What to do about friends who flake on your plans

darren-coleshill-302442
Darren Coleshill

A friend recently reached out via text, wanting to catch up over coffee. We made plans to meet up over the weekend, and that very day, just after I’d gotten on the metro, she sent a text – “Sorry, something came up. I can’t make it anymore.”

That’s when I realized something: I wasn’t even surprised. I had been expecting it. At least 60% of the plans that my friends make with me are broken off at the last hour, almost always by the other party. Another friend had recently reached out, also wanting to catch up over coffee. (Can we make an acronym for this activity? CUOC?) We scheduled and rescheduled at her request over a period of three weeks until she finally — miraculously — made it to coffee. Another time, three out of three people I’d invited to dinner flaked at the last minute — stuck at work, dead car batteries, suddenly out of town. The best part: they all thought the other two were still going to make it to dinner. Thus, flaking.

Here’s an article from the New York Times on this phenomenon. Bailing, flaking, whatever you want to call it. I won’t lie and say I’ve never done it myself, but the last time I remember bailing on a friend, I had woken up with a raging fever about an hour prior to our lunch date and dragged myself to my computer, groggily messaging that friend on Facebook with a thousand apologies. All that to say: I don’t flake unless I have a good reason. I don’t flake because I’m tired, or I didn’t manage my workload properly, or I just don’t feel social enough. I don’t like it when others flake on me, so I don’t flake on others. It’s as simple as that.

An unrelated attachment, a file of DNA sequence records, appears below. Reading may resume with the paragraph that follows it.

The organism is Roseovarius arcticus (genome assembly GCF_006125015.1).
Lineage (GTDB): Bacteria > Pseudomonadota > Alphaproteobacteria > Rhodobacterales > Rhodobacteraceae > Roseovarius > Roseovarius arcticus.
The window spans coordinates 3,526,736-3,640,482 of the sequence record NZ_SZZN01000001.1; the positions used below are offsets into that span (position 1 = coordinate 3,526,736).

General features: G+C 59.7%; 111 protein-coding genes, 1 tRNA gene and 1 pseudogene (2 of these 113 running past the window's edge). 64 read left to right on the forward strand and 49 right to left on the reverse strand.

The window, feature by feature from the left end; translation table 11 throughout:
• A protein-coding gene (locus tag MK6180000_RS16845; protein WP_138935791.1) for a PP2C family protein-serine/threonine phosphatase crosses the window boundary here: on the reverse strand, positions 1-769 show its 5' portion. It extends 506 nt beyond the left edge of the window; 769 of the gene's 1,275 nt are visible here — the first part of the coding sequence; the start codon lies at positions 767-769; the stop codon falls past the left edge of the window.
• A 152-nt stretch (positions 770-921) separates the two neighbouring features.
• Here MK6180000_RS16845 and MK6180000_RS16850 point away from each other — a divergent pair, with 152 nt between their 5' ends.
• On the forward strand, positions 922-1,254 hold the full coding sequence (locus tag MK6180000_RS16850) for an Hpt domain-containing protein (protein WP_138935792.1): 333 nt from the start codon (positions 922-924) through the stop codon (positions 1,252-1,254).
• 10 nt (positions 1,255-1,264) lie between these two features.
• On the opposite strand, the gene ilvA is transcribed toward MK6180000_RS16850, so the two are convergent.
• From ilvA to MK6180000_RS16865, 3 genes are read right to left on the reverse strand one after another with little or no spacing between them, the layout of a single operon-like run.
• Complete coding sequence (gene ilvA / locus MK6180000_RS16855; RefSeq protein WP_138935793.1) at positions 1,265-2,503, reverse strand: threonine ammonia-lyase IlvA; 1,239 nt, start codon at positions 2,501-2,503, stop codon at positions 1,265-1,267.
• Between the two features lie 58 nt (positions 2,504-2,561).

So what do you do when you want to hang out with certain friends, but know them to be notorious flakers? Two rules I abide by:

  1. Wait for them to suggest a make-up date. If they flake, it’s their responsibility to follow up and figure out a new time to meet. It’s the least they could do — and it makes you look like you’re not somehow desperate to hang out with them.
  2. Only make plans for activities that you would also enjoy doing by yourself, just in case. Examples: seeing a movie, visiting a new exhibition at a museum, attending a panel discussion, hanging out at the cat cafe. So your day’s not completely wasted.

I do have a small handful of friends who have never flaked; who text when they’re going to be 5 minutes late. I keep them close.

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